Tobe Hooper dead: Texas Chainsaw Massacre and Poltergeist director dies aged 74

The Los Angeles County Coroner confirmed the filmmaker passed in Sherman Oaks, California

Jack Shepherd
Sunday 27 August 2017 09:29
Comments
Hooper’s ‘Texas Chainsaw Massacre’ became one of the most influential horror films of all time
Hooper’s ‘Texas Chainsaw Massacre’ became one of the most influential horror films of all time

Horror director Tobe Hooper – best known for helming The Texas Chainsaw Massacre and Poltergeist – has died aged 74.

The Los Angeles county coroner confirmed the filmmaker passed in Sherman Oaks, California, the circumstances of his death currently unknown.

Hooper rose to fame in 1974, after the release of The Texas Chainsaw Massacre, which he co-wrote with producer Kim Henkel.

The horror film was a huge success – making $30.8m from a $300,000 budget – yet proved highly controversial, audiences being known to leave cinemas because of the excessive gore.

After running for a year in London, the British Board of Film Classification eventually banned the film, preventing any imitations from being made by outright banning the word “chainsaw” from film titles. Only in 1999, after cinemas defied the ban to show the film, was it lifted.

On reflection, critics have called The Texas Chainsaw Massacre one of the most important films in the horror genre, the villain, Leatherface, becoming an iconic character.

Hooper went on to direct The Texas Chainsaw Massacre 2; however, the 1986 sequel was more comedic than its predecessor.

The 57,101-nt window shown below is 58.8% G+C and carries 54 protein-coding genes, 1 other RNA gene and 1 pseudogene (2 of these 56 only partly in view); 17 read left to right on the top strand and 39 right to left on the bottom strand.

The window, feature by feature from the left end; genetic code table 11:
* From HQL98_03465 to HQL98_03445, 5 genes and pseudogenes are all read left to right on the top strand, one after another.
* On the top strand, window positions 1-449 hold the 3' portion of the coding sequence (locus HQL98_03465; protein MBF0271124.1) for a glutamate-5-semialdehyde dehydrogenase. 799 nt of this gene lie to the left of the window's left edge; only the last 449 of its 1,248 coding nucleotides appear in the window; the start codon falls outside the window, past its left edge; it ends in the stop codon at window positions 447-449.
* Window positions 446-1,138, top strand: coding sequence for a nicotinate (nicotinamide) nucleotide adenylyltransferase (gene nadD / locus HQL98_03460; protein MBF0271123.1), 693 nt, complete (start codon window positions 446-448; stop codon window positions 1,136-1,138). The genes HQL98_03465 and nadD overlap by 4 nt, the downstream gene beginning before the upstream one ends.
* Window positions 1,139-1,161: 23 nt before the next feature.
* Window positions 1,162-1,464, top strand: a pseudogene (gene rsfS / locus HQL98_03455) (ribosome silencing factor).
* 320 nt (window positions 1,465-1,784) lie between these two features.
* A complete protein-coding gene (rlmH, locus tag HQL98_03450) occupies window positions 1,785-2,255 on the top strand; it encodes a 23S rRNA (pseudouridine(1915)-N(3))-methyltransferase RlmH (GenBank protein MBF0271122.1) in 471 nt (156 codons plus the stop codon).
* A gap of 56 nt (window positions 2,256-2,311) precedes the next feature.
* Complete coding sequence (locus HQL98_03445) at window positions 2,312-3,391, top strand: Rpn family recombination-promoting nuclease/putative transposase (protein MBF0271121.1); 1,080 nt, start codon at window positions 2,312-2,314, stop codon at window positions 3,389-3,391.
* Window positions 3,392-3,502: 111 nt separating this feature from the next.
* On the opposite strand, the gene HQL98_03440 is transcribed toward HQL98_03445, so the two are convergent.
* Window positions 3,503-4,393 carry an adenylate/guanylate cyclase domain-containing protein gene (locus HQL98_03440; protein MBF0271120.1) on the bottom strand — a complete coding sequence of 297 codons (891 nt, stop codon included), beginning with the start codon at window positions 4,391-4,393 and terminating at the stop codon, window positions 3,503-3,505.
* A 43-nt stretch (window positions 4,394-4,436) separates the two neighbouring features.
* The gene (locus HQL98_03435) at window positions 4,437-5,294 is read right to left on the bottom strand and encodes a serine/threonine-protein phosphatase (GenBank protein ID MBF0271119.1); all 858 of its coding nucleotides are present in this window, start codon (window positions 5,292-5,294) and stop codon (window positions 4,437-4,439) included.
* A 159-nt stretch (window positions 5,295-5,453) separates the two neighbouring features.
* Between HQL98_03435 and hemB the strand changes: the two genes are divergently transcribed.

Before then, the acclaimed director worked on 1979 TV mini-series Salem’s Lot, based on the Stephen King novel, which combined soap drama with horror.

Come 1982, the director released the horror classic Poltergeist, which was written and produced by Steven Spielberg. However, recent reports have suggested Spielberg also had a heavy hand in directing the supernatural horror.

Hooper continued to work on various TV series and films up until 2013, when the director’s last film, Djinn, was released. He is survived by one son, William Tony Hooper.

Register for free to continue reading

Registration is a free and easy way to support our truly independent journalism

By registering, you will also enjoy limited access to Premium articles, exclusive newsletters, commenting, and virtual events with our leading journalists

Already have an account? sign in

By clicking ‘Register’ you confirm that your data has been entered correctly and you have read and agree to our Terms of use, Cookie policy and Privacy notice.

This site is protected by reCAPTCHA and the Google Privacy policy and Terms of service apply.

Join our new commenting forum

Join thought-provoking conversations, follow other Independent readers and see their replies

Comments

Thank you for registering

Please refresh the page or navigate to another page on the site to be automatically logged inPlease refresh your browser to be logged in